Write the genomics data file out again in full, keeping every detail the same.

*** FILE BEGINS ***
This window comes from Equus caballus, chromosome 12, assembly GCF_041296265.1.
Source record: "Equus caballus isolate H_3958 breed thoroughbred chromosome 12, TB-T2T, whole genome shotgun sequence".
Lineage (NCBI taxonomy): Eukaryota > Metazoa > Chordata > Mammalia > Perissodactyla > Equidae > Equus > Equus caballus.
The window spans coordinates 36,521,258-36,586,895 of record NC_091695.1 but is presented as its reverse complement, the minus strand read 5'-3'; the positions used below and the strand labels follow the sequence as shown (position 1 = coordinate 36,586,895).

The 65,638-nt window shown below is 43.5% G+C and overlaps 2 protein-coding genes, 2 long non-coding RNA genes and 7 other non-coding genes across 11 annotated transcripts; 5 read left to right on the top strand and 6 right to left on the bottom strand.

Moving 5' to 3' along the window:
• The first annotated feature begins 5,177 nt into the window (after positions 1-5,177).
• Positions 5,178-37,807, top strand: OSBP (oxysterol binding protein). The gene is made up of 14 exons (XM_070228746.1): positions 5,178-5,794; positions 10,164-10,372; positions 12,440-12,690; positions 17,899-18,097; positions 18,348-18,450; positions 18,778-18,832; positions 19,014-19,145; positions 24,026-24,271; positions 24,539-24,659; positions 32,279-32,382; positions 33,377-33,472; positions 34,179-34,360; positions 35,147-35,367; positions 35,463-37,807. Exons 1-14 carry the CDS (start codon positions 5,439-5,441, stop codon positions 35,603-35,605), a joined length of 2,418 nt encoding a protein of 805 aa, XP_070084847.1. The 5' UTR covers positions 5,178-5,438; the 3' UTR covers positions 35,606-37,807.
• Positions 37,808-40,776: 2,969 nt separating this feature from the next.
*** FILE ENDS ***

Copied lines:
This window comes from Equus caballus, chromosome 12, assembly GCF_041296265.1.
Source record: "Equus caballus isolate H_3958 breed thoroughbred chromosome 12, TB-T2T, whole genome shotgun sequence".
Lineage (NCBI taxonomy): Eukaryota > Metazoa > Chordata > Mammalia > Perissodactyla > Equidae > Equus > Equus caballus.
The window spans coordinates 36,521,258-36,586,895 of record NC_091695.1 but is presented as its reverse complement, the minus strand read 5'-3'; the positions used below and the strand labels follow the sequence as shown (position 1 = coordinate 36,586,895).

The 65,638-nt window shown below is 43.5% G+C and overlaps 2 protein-coding genes, 2 long non-coding RNA genes and 7 other non-coding genes across 11 annotated transcripts; 5 read left to right on the top strand and 6 right to left on the bottom strand.

Moving 5' to 3' along the window:
• The first annotated feature begins 5,177 nt into the window (after positions 1-5,177).
• Positions 5,178-37,807, top strand: OSBP (oxysterol binding protein). The gene is made up of 14 exons (XM_070228746.1): positions 5,178-5,794; positions 10,164-10,372; positions 12,440-12,690; positions 17,899-18,097; positions 18,348-18,450; positions 18,778-18,832; positions 19,014-19,145; positions 24,026-24,271; positions 24,539-24,659; positions 32,279-32,382; positions 33,377-33,472; positions 34,179-34,360; positions 35,147-35,367; positions 35,463-37,807. Exons 1-14 carry the CDS (start codon positions 5,439-5,441, stop codon positions 35,603-35,605), a joined length of 2,418 nt encoding a protein of 805 aa, XP_070084847.1. The 5' UTR covers positions 5,178-5,438; the 3' UTR covers positions 35,606-37,807.
• Positions 37,808-40,776: 2,969 nt separating this feature from the next.